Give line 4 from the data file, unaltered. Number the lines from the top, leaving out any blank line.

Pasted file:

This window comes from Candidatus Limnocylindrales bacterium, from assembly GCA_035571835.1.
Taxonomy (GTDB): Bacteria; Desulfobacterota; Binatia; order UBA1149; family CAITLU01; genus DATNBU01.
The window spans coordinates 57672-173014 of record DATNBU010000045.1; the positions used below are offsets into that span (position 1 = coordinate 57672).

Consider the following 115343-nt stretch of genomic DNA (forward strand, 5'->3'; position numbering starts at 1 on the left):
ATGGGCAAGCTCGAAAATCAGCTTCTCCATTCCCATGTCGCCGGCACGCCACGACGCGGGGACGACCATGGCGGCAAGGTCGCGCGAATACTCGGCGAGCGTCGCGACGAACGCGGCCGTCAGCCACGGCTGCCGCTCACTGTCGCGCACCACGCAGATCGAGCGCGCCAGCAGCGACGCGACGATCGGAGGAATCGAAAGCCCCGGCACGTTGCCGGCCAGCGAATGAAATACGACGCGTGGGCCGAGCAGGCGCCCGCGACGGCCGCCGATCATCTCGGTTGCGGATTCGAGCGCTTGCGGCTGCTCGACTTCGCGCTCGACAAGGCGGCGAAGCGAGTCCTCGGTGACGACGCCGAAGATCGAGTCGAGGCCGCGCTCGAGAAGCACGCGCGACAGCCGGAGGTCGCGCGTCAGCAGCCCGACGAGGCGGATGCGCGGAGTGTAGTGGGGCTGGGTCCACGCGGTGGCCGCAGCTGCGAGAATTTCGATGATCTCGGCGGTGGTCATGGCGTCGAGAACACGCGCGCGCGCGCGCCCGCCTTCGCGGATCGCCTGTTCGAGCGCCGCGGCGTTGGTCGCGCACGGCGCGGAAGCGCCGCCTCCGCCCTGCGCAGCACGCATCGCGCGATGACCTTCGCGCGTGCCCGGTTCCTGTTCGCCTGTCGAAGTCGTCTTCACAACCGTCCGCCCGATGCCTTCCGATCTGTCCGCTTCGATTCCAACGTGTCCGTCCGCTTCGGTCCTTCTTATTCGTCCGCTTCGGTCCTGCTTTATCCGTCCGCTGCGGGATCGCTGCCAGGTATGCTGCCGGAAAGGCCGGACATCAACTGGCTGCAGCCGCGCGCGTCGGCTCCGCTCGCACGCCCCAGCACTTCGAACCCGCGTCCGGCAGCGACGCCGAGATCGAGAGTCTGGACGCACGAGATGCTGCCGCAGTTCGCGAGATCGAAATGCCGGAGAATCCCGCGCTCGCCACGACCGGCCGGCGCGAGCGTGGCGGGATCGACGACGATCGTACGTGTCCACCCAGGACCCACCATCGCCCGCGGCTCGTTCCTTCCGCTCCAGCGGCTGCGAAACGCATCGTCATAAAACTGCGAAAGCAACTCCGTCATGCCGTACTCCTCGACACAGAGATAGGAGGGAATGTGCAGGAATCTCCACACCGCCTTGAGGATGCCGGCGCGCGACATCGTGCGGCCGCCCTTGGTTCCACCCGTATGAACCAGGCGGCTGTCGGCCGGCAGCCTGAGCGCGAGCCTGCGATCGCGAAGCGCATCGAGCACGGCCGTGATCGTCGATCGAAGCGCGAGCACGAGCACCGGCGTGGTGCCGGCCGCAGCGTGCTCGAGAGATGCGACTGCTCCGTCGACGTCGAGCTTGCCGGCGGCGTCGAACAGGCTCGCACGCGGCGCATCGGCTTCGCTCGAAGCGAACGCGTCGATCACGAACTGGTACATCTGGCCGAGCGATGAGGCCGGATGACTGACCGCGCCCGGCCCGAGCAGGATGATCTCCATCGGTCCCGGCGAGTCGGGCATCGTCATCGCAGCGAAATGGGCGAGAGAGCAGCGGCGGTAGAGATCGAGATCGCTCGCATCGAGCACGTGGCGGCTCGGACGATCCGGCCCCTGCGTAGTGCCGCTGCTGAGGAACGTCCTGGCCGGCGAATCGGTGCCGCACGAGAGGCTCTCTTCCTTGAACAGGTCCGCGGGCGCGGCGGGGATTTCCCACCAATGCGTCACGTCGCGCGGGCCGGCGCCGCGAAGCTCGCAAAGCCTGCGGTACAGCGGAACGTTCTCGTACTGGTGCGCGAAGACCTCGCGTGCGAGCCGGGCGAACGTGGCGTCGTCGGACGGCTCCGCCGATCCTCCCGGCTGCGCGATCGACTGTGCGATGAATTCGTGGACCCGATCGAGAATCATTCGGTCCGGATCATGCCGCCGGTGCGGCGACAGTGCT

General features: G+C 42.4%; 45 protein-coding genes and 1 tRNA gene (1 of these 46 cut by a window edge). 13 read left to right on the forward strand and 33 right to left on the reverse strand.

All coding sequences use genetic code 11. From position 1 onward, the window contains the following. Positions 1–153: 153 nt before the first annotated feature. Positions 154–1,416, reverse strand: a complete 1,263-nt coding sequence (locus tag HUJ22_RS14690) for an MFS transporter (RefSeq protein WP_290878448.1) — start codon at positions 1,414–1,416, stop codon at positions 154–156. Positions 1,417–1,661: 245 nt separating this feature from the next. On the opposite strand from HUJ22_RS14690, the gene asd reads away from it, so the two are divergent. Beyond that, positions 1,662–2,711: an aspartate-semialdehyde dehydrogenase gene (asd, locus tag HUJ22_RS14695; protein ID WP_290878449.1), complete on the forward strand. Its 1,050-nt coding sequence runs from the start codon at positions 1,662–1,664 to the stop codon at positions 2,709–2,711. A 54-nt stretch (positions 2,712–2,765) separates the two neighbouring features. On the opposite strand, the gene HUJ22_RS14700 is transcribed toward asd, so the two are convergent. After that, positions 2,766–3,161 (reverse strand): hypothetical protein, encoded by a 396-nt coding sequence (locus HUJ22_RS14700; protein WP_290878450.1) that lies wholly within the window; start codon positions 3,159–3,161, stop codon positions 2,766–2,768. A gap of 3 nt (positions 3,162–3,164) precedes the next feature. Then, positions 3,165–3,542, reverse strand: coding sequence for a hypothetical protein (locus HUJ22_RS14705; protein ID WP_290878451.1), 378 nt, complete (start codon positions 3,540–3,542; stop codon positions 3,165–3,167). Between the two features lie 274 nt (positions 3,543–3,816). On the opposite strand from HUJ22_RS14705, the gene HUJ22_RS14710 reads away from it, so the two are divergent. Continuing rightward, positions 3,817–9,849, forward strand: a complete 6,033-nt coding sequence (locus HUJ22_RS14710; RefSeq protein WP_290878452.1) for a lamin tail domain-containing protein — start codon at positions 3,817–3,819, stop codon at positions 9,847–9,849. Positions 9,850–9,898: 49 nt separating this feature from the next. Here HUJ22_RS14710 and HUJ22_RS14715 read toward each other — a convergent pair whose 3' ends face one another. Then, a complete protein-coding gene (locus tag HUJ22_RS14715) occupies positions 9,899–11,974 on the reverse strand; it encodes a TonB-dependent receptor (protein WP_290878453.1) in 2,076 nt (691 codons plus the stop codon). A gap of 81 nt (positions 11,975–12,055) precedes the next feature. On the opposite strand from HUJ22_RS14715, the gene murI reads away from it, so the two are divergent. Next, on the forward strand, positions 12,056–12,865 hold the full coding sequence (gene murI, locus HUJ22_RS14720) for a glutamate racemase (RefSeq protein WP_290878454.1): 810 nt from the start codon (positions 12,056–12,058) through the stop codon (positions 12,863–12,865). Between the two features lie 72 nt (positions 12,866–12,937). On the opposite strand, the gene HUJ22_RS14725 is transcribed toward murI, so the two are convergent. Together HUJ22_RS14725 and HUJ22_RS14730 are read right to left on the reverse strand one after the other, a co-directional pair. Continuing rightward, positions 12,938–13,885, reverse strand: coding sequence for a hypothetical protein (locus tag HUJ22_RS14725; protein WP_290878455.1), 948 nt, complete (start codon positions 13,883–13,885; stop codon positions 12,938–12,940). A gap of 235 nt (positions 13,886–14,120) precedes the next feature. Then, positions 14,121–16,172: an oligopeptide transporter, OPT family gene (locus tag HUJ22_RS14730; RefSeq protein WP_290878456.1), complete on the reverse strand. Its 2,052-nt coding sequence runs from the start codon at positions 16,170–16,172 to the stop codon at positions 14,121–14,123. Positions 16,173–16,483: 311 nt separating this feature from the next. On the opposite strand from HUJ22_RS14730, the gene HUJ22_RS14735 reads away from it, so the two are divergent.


Consider the following 115343-nt stretch of genomic DNA (forward strand, 5'->3'; position numbering starts at 1 on the left):